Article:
An Anabaptist Communion Liturgy

by Bob Allaway

As I say in my contribution to 'Coming Home', "Shortly after being called to my present church, I was asked to have a midweek communion for the church in Holy Week. Since something special was expected, and the church had shared my vision in calling me, I gave them an Anabaptist Communion (based on Hubmaier's) with updated Pledge of Love. ... This made a deep impression on all present." As a result, I suggested introducing something similar in our special communion services such as New Year Covenant Communion, and welcoming in new members. What finally resulted were the three questions for self examination given here.

I should explain that we were originally a 'Strict Baptist' Church. Older members can still remember deacons questioning visitors at Communion before they would let them participate. This practice ceased decades ago, but we do still challenge all present to examine themselves (1 Cor 11:28) before participating. The questions help this.

These questions are now often used in regular communion services as well:

Leader: "Paul writes, [‘Examine yourself, and only then eat of the bread and drink of the cup. For all who eat and drink without recognizing the body, eat and drink judgement against themselves.’] Let us so examine ourselves.

Jesus said, [‘This is my body, given for you’.] Do you recognize that the Lord Jesus Christ, God’s Son, gave his body and blood for you on the cross, and that you only have forgiveness and eternal life through that one sacrifice, received by faith?

Silent self-examination.

Leader: Paul writes, [‘We who are many are one body’ and, ‘There should be no division in the body, but all its parts should have equal concern for one another.’] Do you recognize that God calls you by his Spirit to be one Body with all who share that faith with you, to watch over and support one another in love?

Silent self-examination.

Leader: Paul writes, [‘We were all baptised by one Spirit into one body .. You are the body of Christ’] and Jesus said, [‘As the Father has sent me, I am sending you. Receive the Holy Spirit.’] Do you recognize that God sends you into the world by his Spirit to be the Body of Christ in it, showing his love in word and deed, even to those who are your enemies, just as the Father sent his Son into the world to give his body and blood for you?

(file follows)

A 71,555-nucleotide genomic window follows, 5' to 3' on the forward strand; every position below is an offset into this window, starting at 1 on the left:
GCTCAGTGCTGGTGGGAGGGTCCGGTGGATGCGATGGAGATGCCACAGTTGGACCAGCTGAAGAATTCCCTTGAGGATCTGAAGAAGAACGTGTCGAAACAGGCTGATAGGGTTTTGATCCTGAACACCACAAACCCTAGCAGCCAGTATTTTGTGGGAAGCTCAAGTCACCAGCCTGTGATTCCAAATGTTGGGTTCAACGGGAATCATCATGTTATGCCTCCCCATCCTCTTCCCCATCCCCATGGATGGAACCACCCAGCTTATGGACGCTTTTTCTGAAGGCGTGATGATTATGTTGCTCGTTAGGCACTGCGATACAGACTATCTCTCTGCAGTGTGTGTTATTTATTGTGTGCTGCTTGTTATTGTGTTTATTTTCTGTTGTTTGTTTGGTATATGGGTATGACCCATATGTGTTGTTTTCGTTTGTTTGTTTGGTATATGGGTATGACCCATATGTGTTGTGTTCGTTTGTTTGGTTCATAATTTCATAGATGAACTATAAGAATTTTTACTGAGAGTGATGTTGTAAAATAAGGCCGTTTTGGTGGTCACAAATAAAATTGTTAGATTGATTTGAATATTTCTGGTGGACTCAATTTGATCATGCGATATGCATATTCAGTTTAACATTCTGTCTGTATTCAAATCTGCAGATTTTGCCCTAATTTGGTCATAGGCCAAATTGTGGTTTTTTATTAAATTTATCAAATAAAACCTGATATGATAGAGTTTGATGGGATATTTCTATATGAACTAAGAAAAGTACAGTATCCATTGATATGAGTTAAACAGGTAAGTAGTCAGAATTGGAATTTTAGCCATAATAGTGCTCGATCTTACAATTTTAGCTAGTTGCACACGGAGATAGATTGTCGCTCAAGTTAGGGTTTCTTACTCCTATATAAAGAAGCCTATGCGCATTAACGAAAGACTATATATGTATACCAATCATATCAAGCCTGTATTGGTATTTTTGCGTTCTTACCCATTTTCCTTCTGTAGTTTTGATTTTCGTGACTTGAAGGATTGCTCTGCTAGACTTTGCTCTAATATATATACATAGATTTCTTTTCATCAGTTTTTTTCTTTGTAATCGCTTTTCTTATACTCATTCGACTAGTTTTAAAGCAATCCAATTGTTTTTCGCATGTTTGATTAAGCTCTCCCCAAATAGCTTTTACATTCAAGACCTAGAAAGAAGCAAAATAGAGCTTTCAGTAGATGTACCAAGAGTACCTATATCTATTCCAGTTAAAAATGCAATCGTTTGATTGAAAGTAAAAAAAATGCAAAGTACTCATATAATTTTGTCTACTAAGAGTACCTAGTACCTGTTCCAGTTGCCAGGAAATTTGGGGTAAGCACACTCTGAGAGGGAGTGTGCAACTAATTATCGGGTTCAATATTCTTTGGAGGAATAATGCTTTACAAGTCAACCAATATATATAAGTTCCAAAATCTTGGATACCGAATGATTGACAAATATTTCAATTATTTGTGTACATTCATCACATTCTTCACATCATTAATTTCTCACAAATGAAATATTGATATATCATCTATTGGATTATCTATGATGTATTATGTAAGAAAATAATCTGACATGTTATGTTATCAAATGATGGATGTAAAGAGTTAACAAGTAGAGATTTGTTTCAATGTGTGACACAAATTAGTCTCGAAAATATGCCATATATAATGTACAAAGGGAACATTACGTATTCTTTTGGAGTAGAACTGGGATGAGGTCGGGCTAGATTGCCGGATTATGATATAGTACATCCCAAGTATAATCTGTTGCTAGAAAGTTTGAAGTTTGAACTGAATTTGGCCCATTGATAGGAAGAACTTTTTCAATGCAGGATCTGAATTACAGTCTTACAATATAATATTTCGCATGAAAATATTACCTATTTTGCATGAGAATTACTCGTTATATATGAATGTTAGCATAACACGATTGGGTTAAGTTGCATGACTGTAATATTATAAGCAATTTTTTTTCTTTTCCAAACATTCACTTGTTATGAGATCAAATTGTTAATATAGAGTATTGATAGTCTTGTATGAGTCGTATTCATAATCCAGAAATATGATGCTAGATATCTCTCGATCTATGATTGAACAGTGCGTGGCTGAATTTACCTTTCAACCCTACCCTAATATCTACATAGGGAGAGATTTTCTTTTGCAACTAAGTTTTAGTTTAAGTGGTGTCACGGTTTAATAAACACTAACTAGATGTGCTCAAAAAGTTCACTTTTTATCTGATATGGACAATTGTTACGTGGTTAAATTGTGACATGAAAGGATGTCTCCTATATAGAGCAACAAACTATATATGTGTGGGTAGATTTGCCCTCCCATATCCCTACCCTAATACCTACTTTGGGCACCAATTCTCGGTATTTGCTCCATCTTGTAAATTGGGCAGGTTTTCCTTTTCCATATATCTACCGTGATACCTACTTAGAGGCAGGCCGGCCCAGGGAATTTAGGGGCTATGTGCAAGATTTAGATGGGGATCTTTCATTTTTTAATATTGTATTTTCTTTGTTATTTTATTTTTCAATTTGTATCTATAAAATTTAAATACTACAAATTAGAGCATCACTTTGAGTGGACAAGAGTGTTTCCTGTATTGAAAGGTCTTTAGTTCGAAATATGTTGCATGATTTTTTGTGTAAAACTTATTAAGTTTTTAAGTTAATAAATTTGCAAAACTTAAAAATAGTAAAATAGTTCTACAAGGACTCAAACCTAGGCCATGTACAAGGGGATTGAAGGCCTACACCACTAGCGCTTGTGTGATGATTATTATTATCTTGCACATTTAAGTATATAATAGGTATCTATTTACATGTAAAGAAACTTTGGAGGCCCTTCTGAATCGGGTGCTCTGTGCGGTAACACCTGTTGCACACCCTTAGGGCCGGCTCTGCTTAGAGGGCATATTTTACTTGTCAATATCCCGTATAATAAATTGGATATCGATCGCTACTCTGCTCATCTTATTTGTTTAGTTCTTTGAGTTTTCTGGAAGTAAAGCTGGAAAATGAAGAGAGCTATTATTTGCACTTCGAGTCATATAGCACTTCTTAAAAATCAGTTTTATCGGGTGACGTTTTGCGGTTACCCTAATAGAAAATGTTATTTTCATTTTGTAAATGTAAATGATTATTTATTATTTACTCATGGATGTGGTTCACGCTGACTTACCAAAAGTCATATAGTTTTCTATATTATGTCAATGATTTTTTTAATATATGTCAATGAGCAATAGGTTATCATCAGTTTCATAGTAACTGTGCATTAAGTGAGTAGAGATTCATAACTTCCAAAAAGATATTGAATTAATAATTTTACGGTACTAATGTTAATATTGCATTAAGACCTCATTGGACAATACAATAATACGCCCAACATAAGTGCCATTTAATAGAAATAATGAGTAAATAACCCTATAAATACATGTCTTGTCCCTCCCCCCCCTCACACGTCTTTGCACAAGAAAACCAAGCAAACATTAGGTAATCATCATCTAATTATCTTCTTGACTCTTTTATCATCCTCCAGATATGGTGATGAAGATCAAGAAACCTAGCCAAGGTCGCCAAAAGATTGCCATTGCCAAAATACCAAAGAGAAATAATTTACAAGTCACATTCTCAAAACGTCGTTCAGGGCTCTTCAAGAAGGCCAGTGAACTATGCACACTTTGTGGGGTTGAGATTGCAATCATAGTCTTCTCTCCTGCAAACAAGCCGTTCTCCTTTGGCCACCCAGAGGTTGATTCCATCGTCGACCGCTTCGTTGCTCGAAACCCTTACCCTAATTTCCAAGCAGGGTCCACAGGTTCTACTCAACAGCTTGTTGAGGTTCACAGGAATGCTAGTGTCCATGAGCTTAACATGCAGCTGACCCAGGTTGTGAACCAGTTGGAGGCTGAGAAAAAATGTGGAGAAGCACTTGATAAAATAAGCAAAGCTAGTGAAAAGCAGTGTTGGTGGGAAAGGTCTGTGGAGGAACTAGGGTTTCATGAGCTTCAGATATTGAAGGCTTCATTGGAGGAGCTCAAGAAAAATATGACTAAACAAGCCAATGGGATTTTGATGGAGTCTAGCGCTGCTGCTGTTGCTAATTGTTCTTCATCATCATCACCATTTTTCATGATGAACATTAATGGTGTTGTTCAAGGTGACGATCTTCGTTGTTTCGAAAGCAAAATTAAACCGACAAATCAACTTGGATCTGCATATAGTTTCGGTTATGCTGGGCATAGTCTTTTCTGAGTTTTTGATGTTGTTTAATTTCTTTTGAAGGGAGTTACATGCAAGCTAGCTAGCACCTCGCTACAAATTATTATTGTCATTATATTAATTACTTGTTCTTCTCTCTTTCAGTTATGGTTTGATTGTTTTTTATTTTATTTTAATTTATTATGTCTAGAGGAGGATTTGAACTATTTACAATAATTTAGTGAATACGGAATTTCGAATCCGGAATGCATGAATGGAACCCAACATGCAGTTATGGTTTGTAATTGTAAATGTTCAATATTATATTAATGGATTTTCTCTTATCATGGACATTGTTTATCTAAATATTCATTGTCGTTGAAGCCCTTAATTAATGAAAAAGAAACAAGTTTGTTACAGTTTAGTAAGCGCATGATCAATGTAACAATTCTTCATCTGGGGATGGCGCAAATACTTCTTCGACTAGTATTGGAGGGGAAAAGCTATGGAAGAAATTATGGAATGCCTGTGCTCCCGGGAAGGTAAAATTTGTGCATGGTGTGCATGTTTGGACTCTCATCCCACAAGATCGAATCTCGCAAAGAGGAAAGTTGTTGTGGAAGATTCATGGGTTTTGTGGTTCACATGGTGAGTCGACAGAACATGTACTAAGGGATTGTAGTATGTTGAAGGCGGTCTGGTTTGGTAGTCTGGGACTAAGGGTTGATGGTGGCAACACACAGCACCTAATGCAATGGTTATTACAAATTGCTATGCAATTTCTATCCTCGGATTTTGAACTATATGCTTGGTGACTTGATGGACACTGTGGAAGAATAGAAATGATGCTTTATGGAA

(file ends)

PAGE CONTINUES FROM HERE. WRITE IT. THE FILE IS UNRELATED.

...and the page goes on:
Silent self-examination."

At that time, the New Year covenant prayer was the Methodist one, introduced by one of our Elders. When the Baptist Union published a Covenant Communion service a few years back, I liked their prayer, and substituted it. Although they had it in preparation for communion, I made it a prayer over the cup in Communion, on the grounds that sharing in communion itself was a reaffirmation of our baptismal covenant. (In this, I was following the lead of our church meeting, which when I had suggested 'sharing the peace' before Communion, vetoed it on the grounds that sharing in Communion itself is 'sharing the peace'.) On the recommendation of our Elder, we later changed the "We come this day ..." form to "I come this day ..." to make it more personal. This has now spread to services welcoming in new members, and other occasions, as well.

A member: [And when he has given thanks, Jesus broke the bread (lifts and breaks loaf) and said, ‘This is my body which is for you; do this in remembrance of me.’]

All: [Is not the bread that we break a participation in the body of Christ? Because there is one loaf, we who are many are one body, for we all partake of the one loaf.]

The loaf is passed round, each serving his or her neighbour.

A member (lifts cup): [Jesus said, ‘This cup is the new covenant in my blood; do this, when-ever you drink it, in remembrance of me.’]

The individual cups are passed round and held onto.

All: [Creating and redeeming God, we give you thanks and praise for your covenant of grace made for our salvation in Jesus Christ our Lord. I come this day to covenant with you and my fellow disciples, with whom I share this cup, to watch over each other and to walk together before you in all your ways known and to be made known. Amen]

All drink together.